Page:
Back To Square One

Written by on February 12th, 2013 – 3 Comments

So as I mentioned in my last post, my diagnosis was recently amended from MS to NMO. (Neuromyelitis Optica) In many ways, I feel like I’m right back at the beginning. A whole new diagnosis means a whole host of new things I need to learn.

I need to be a quick study about NMO because it’s rare and medical practitioners know even less about it than they know about MS. I’ve given my GP an NMO guidebook so she can study up. I may very well be the only NMO patient she ever has. As it is, she only had two MS patients in her busy practice and I was one of them. Fortunately, she has always been extremely receptive to any information I could give her about MS and is equally so about NMO. She may not know a whole lot about either disease, but she is willing to learn and to work with me as a partner in my care. I am incredibly grateful for that.

Now that it’s been determined that I have NMO, I have had to switch both neurologists and clinics in order to receive optimal care for my disease. No matter how well meaning this decision was, it’s been hard. I feel vulnerable. Over the last five years, I’ve built a very good relationship with my neurologist. What I loved best about her was that we really connected and she always saw me not just as a patient, but as a person. I wasn’t merely a problem to fix, a disease, diagnosis or a set of symptoms. This is incredibly important to me, because I am so much more than that. I will really miss her.

I also have no idea how the new clinic works. It took a couple phone calls before I got one of the nurses who works there. I explained to her I was the “new kid on the block” and asked her to give me the run down. I still have lots of questions, but I will likely have to figure things out as I go along.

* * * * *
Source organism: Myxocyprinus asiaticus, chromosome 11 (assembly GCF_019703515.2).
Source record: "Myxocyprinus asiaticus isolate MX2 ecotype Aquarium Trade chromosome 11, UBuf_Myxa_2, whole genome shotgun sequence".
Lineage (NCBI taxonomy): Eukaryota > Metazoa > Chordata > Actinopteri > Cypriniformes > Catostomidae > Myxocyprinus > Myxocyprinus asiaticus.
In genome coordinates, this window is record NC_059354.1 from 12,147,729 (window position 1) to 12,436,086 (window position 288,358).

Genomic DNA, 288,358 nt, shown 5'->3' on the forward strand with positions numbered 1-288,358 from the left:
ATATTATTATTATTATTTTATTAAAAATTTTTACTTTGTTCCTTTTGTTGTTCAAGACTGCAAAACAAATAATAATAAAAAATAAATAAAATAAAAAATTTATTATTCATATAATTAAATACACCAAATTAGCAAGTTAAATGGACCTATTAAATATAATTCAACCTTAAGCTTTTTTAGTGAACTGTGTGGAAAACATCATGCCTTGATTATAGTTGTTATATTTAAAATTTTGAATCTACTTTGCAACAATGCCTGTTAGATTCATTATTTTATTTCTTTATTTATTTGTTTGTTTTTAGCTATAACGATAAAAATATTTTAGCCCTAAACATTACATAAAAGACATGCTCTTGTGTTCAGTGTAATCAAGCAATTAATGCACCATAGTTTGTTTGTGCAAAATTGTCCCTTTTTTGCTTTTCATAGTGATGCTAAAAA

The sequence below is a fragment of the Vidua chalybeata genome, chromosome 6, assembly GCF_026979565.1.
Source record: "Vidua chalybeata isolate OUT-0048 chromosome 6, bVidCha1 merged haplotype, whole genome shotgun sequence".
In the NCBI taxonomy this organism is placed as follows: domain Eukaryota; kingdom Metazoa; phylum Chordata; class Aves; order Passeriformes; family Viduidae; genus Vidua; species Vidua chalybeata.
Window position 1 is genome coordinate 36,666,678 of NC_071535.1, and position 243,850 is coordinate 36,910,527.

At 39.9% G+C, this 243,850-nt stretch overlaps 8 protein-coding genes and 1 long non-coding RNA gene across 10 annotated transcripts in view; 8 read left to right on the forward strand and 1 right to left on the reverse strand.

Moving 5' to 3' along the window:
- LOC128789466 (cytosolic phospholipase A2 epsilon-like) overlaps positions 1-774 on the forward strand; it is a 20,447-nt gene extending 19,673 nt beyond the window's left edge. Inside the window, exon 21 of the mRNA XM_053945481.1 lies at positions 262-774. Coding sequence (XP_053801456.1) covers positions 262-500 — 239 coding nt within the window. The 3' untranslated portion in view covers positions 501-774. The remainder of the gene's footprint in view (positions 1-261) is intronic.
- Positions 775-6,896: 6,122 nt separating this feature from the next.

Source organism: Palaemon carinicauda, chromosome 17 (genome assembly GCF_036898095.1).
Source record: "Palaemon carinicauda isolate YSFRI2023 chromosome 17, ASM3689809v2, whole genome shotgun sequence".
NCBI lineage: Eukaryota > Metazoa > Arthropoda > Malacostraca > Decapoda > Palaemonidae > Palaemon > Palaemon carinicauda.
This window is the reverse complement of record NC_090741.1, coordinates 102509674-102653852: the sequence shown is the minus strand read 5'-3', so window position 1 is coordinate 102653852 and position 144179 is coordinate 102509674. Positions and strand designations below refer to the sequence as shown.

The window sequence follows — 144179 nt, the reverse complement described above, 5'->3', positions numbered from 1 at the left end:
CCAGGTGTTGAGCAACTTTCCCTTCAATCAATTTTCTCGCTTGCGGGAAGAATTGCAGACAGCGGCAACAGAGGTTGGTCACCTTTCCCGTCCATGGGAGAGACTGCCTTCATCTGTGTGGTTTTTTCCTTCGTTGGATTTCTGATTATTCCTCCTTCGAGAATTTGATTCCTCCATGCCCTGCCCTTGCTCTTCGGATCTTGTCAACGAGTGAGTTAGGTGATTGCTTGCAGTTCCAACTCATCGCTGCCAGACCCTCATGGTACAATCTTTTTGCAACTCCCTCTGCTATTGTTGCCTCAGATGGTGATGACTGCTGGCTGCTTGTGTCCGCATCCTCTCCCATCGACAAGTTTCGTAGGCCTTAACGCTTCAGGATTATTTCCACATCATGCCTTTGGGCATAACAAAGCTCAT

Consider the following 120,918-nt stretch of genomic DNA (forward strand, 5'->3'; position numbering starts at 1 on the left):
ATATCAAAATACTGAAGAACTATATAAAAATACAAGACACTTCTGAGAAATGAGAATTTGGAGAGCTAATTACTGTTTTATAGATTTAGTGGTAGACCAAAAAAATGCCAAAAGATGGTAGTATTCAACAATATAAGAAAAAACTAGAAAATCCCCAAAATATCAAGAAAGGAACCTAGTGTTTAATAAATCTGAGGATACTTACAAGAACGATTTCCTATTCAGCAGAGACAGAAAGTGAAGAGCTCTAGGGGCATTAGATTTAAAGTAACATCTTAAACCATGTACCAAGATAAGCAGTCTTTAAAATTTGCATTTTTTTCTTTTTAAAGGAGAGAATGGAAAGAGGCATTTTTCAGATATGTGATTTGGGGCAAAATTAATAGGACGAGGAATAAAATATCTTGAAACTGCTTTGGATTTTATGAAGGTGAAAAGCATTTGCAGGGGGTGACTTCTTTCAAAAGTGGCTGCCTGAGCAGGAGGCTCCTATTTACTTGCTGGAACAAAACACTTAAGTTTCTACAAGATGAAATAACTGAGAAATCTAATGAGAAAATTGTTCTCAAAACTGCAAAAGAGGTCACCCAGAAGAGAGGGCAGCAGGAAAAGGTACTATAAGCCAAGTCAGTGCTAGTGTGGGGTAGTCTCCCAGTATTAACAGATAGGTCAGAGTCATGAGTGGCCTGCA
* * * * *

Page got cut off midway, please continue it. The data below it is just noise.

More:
I’ve discovered that arranging for IV steroid treatments is a major undertaking. I am used to getting treatment through my former clinic which was reasonably close to home. The NMO clinic is an hour and a half away (3 hours round trip) so having to trek that far three days in a row for treatment is a pretty big deal. (It has to do with the red tape around admitting privileges-I can’t just go to the hospital I live closest to, which is a 5 minute drive away.) Fortunately, there is a hospital on the other side of town, about 45 minutes by bus that has been able to accommodate me.

All in all, I feel kind of lost and off kilter, just like I did when I was first diagnosed with MS. I am trying to remind myself that I managed to get through that major adjustment period and be okay. It’s just going to take time to feel like I’ve got a handle on things again and I need to try and be patient and not get too stressed out about it. I’m making a point of reminding myself about what helped me cope the last time I went through this and then trying to implement some of those things this time. The biggest thing that helped me cope was being able to talk about it. Luckily, thanks to MS, I already have an amazing support group to lean on.

 

Tags: , ,

3 Responses

  1. Richard Tilden says:

    The St Mike MS Clinic arranges for steroid IV treatment at home. It can be arranged very quickly. It was done thru ParaMed. The same should be able to be done with the NMO clinic.